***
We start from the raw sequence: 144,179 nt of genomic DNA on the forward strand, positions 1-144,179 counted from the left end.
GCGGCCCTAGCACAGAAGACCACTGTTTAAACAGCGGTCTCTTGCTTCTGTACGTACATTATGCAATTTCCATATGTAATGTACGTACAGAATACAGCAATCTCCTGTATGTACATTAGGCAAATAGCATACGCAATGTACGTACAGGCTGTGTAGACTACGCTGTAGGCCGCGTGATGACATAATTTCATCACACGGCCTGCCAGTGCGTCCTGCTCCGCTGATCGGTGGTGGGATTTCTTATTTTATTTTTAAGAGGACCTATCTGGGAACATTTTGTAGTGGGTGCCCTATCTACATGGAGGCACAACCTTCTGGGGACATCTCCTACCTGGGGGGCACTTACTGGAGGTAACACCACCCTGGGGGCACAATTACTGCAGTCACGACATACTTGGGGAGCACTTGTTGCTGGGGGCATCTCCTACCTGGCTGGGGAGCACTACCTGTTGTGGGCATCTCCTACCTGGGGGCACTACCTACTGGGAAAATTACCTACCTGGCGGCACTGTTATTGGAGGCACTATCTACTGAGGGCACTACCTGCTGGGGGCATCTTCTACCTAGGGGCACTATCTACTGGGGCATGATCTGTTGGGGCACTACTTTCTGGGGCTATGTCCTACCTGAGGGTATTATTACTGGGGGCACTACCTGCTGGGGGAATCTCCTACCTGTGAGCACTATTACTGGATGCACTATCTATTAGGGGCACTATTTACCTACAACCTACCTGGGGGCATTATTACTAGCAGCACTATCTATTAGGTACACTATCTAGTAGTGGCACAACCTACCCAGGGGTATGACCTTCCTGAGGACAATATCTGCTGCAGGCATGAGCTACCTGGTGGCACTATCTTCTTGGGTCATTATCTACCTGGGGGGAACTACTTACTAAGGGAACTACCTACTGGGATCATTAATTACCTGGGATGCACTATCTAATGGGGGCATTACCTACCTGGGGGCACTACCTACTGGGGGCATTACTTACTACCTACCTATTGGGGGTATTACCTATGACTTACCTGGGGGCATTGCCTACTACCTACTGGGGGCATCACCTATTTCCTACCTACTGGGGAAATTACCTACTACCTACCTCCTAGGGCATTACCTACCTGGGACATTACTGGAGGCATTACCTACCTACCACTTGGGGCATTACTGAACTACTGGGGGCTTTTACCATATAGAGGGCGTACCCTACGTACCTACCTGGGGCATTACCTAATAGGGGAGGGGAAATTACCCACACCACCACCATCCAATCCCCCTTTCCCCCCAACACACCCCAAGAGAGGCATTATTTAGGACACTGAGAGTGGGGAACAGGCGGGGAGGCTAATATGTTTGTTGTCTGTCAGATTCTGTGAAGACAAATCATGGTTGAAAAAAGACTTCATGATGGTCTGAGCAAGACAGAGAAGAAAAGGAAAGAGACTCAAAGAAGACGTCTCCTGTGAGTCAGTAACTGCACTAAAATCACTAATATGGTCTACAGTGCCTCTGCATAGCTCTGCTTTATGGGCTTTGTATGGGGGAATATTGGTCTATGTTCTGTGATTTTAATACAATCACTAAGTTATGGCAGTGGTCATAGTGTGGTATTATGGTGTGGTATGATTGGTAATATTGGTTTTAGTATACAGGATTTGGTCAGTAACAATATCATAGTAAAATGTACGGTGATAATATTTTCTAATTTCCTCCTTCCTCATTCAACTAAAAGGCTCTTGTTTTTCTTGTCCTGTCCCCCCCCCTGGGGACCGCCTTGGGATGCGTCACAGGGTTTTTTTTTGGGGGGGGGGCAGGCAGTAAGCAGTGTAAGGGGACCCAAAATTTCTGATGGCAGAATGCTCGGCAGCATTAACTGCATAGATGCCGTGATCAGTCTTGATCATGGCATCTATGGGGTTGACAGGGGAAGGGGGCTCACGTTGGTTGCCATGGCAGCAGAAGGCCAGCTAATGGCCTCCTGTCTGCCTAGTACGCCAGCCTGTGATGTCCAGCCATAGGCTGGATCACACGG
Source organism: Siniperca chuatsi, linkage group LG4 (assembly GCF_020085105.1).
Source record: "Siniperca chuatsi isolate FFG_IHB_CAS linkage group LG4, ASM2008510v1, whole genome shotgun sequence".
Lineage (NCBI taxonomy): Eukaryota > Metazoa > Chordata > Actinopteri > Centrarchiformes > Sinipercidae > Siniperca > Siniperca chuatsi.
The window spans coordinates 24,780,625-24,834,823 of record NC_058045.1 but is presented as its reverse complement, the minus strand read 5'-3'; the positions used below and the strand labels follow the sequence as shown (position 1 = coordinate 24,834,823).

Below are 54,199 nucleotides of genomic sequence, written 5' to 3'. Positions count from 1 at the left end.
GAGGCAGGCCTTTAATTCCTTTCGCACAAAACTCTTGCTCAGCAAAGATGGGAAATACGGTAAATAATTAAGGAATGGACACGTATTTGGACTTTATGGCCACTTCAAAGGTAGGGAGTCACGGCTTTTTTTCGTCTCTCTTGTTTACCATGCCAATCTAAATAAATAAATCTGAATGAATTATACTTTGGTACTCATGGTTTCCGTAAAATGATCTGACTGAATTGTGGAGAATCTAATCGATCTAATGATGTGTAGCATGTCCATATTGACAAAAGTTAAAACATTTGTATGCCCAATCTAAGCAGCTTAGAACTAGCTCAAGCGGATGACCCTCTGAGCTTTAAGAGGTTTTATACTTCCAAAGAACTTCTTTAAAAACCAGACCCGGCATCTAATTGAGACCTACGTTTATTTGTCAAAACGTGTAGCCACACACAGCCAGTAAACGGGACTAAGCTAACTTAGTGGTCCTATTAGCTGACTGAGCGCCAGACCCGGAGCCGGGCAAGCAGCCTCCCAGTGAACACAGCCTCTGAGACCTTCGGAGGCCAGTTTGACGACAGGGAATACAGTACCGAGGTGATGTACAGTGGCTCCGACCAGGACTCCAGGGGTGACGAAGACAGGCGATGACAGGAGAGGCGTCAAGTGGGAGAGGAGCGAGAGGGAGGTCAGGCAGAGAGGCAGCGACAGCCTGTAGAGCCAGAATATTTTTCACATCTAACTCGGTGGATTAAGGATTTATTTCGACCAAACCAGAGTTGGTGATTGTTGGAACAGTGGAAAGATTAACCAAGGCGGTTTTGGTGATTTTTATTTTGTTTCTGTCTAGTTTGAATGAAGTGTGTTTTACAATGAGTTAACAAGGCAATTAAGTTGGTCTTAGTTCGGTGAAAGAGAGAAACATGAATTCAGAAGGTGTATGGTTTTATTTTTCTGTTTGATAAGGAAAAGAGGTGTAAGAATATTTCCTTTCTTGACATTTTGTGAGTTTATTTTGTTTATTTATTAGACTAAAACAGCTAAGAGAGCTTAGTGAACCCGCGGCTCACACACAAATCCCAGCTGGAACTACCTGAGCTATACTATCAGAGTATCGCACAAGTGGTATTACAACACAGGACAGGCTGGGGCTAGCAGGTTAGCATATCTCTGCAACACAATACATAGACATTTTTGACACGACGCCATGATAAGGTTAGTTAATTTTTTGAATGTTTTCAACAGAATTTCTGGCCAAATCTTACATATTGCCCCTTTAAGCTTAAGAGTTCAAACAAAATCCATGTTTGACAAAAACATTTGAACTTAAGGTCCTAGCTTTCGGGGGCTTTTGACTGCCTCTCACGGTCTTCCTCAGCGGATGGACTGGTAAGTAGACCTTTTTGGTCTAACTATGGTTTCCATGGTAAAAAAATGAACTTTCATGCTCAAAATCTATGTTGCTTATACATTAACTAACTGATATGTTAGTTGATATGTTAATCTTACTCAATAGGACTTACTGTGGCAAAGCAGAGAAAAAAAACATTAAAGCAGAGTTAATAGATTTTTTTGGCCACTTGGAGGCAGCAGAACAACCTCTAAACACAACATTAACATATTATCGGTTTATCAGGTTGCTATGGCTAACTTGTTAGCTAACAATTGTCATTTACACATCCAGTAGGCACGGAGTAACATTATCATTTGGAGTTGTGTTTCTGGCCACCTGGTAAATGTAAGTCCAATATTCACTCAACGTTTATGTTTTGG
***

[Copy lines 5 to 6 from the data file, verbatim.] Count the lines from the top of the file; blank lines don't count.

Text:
Lineage (NCBI taxonomy): Eukaryota > Metazoa > Chordata > Actinopteri > Centrarchiformes > Sinipercidae > Siniperca > Siniperca chuatsi.
The window spans coordinates 24,780,625-24,834,823 of record NC_058045.1 but is presented as its reverse complement, the minus strand read 5'-3'; the positions used below and the strand labels follow the sequence as shown (position 1 = coordinate 24,834,823).